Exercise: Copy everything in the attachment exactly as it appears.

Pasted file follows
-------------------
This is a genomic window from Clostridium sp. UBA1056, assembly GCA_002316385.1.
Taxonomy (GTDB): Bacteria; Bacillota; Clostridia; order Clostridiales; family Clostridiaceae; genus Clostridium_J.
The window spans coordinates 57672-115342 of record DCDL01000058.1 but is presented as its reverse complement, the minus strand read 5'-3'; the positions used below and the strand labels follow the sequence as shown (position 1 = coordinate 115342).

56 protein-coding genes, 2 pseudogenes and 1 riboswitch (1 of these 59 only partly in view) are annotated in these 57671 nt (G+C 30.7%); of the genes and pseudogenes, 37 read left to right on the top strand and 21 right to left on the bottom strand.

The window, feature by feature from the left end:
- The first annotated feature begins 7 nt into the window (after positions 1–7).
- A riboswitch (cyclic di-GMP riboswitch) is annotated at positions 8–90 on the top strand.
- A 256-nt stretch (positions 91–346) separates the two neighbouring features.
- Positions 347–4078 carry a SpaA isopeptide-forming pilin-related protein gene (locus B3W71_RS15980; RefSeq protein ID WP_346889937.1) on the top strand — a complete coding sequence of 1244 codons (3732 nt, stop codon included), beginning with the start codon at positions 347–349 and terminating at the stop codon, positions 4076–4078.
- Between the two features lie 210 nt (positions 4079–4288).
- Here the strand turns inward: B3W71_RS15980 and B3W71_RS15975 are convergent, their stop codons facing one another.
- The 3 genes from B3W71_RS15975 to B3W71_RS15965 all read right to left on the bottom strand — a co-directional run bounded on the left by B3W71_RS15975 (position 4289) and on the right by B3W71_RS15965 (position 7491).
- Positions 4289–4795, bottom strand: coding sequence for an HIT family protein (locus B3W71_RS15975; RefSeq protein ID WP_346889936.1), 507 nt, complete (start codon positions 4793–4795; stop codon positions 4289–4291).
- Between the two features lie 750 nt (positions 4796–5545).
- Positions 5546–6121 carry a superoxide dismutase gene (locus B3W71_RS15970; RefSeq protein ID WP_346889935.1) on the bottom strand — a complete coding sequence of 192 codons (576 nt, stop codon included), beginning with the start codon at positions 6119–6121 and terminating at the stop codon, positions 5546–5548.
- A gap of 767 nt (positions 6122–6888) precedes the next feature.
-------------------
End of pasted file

This is a genomic window from Clostridium sp. UBA1056, assembly GCA_002316385.1.
Taxonomy (GTDB): Bacteria; Bacillota; Clostridia; order Clostridiales; family Clostridiaceae; genus Clostridium_J.
The window spans coordinates 57672-115342 of record DCDL01000058.1 but is presented as its reverse complement, the minus strand read 5'-3'; the positions used below and the strand labels follow the sequence as shown (position 1 = coordinate 115342).

56 protein-coding genes, 2 pseudogenes and 1 riboswitch (1 of these 59 only partly in view) are annotated in these 57671 nt (G+C 30.7%); of the genes and pseudogenes, 37 read left to right on the top strand and 21 right to left on the bottom strand.

The window, feature by feature from the left end:
- The first annotated feature begins 7 nt into the window (after positions 1–7).
- A riboswitch (cyclic di-GMP riboswitch) is annotated at positions 8–90 on the top strand.
- A 256-nt stretch (positions 91–346) separates the two neighbouring features.
- Positions 347–4078 carry a SpaA isopeptide-forming pilin-related protein gene (locus B3W71_RS15980; RefSeq protein ID WP_346889937.1) on the top strand — a complete coding sequence of 1244 codons (3732 nt, stop codon included), beginning with the start codon at positions 347–349 and terminating at the stop codon, positions 4076–4078.
- Between the two features lie 210 nt (positions 4079–4288).
- Here the strand turns inward: B3W71_RS15980 and B3W71_RS15975 are convergent, their stop codons facing one another.
- The 3 genes from B3W71_RS15975 to B3W71_RS15965 all read right to left on the bottom strand — a co-directional run bounded on the left by B3W71_RS15975 (position 4289) and on the right by B3W71_RS15965 (position 7491).
- Positions 4289–4795, bottom strand: coding sequence for an HIT family protein (locus B3W71_RS15975; RefSeq protein ID WP_346889936.1), 507 nt, complete (start codon positions 4793–4795; stop codon positions 4289–4291).
- Between the two features lie 750 nt (positions 4796–5545).
- Positions 5546–6121 carry a superoxide dismutase gene (locus B3W71_RS15970; RefSeq protein ID WP_346889935.1) on the bottom strand — a complete coding sequence of 192 codons (576 nt, stop codon included), beginning with the start codon at positions 6119–6121 and terminating at the stop codon, positions 5546–5548.
- A gap of 767 nt (positions 6122–6888) precedes the next feature.